China’s place in the world economy has been on the up since 1978, when the country first opened to foreign investment. That year, China’s total imports and exports of $20.6 billion ranked 32nd among all nations and accounted for less than 1% of global trade.
Fast forward to today and China has surged ahead, accounting for 16.3% of world GDP, with only the USA ahead.
This, coupled with the fact that Chinese consumers purchased 172% more than US consumers in 2015 in terms of value ($589.61 billion vs $247 billion), shows that Chinese spending is well and truly outperforming the West.
It’s no wonder that foreign brands are increasingly trying to establish an effective and sustainable way of reaching China’s 1.35 billion consumers.
Open for international business
Many international businesses treat the Chinese market with caution, often due to a lack of knowledge of the market, language barriers and simply not knowing how to gain a foothold in the market.
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However, the Chinese government has taken several steps to make it easier for consumers to buy overseas goods online, including setting up cross-border e-commerce pilot zones, which now exist in approximately 10 cities.
Here, China’s customs service provides fast clearance of small orders sent to Chinese consumers from outside of China. This means goods no longer have to be cleared by customs before reaching their end recipient, ensuring the process is easier for both parties, and infinitely less time consuming for the receiver.
Using the cloud to access china
While the internet in China remains a mystery to many foreign businesses, modern technology means it has never been easier for foreign outfits to access and thrive in the world’s largest consumer market.
Indeed, consumers are hungry for Western brands, as demonstrated during the Alibaba Group’s recent 11.11 Global Shopping Festival which set all sorts of records as USD 17.8 billion of gross merchandising value (GMV) was settled through Alibaba Group’s third-party online payment platform Alipay (an increase of 32% compared to 2015).
During this festival, 37% of total buyers purchased from international brands or merchants from countries including Japan, United States, South Korea, Australia and Germany.
Powered by Apsara, Alibaba Cloud’s super computational engine supported the festival with scalable computing capabilities. It facilitated a record-breaking 175,000 orders per second seen during unpredictable peak traffic spikes, without incident.
Of course, this is just a snapshot of the opportunity within the retail sector, but the broader trend is that, for those who can establish themselves, China offers significant opportunities.
The surge in interest in the Chinese market also coincides with a broader global trend in cloud computing.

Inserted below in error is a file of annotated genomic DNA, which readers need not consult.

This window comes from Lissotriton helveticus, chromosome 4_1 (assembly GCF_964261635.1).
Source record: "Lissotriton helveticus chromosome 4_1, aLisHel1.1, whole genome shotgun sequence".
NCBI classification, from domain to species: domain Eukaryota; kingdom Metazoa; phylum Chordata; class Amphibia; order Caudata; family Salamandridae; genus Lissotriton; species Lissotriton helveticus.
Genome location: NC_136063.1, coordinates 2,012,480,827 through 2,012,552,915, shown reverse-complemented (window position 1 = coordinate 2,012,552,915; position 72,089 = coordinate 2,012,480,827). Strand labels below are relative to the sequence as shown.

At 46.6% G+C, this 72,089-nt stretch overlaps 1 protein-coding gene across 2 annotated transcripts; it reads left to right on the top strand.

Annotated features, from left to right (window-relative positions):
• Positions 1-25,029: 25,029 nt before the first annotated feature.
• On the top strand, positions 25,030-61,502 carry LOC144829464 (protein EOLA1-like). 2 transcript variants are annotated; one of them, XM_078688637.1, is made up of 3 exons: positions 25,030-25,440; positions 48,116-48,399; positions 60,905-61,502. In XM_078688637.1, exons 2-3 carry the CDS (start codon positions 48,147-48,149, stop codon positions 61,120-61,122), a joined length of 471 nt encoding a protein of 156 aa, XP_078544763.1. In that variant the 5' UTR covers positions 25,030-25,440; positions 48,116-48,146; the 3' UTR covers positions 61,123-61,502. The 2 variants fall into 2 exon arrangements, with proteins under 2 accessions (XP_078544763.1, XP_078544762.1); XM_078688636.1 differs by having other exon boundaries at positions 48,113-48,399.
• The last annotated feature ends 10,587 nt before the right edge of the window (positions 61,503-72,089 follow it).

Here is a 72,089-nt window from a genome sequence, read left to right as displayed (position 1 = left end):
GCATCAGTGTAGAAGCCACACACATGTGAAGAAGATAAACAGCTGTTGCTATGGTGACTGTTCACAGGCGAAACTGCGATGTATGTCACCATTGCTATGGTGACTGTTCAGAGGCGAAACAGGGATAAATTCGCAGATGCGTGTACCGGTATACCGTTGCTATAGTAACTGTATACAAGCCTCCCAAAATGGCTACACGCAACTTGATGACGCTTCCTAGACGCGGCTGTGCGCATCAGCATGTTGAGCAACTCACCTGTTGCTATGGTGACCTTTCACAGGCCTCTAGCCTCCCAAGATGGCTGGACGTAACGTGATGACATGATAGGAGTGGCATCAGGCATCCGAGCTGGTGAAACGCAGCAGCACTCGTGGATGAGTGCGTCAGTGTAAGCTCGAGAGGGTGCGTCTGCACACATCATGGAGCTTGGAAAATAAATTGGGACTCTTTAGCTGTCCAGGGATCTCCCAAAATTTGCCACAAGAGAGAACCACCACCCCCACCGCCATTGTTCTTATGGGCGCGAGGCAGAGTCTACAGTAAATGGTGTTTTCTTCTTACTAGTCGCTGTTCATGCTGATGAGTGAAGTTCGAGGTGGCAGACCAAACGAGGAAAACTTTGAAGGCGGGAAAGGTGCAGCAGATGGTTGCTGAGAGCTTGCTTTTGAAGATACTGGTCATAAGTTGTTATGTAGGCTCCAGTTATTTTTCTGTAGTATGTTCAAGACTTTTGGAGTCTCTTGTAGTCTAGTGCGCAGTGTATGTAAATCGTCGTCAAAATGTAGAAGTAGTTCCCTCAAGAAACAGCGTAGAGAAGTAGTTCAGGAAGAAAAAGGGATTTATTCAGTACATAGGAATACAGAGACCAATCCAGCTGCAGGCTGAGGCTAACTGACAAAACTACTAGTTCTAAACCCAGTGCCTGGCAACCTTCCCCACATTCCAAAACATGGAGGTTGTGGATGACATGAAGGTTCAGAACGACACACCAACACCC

Initially, the cloud was regarded as the domain of large businesses and they were the target market for some traditional IT service providers and their “enterprise cloud” offerings.
However, in recent years, public cloud service providers have emerged and not only become the provider of choice for small and medium sized businesses, but also attracted larger clients from under the nose of the traditional enterprise cloud providers.
Ultimately, this shake up of the market is down to CTIOs within large enterprise businesses basing their choice of cloud providers on the product and price, rather than a provider’s specialism in a particular business type.
One additional important consideration for businesses tackling the Chinese market is data compliance and operating beyond the Chinese Firewall.
Alibaba Cloud suggests it is the only major global cloud provider able to operate efficiently inside and outside China, facilitating access to the Chinese domestic market whilst also providing the peace of mind for businesses who can focus on their day-to-day plans in the knowledge that their data is safe.
As the Chinese market matures, China’s public cloud market is expected to more than double to $3.8 billion by 2020 from $1.8 billion last year, according to a 2015 report from Forrester.
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Factors driving the adoption of public cloud services in China include more smartphone users, which means developers have to handle heavier traffic on apps, and the fact that China’s digital penetration continues to rise year on year.
The next few years are likely to see a huge amount of technological progress within the cloud services industry, which will be accentuated by the opening of relatively unknown markets, most notably in China, India and Southeast Asia.
Those businesses who are able to capitalise on the dual opportunities of modern cloud based IT infrastructure and access to new markets are likely to steal a march on more conservative competitors.
Sourced by Yeming Wang, general manager, Alibaba Cloud Europe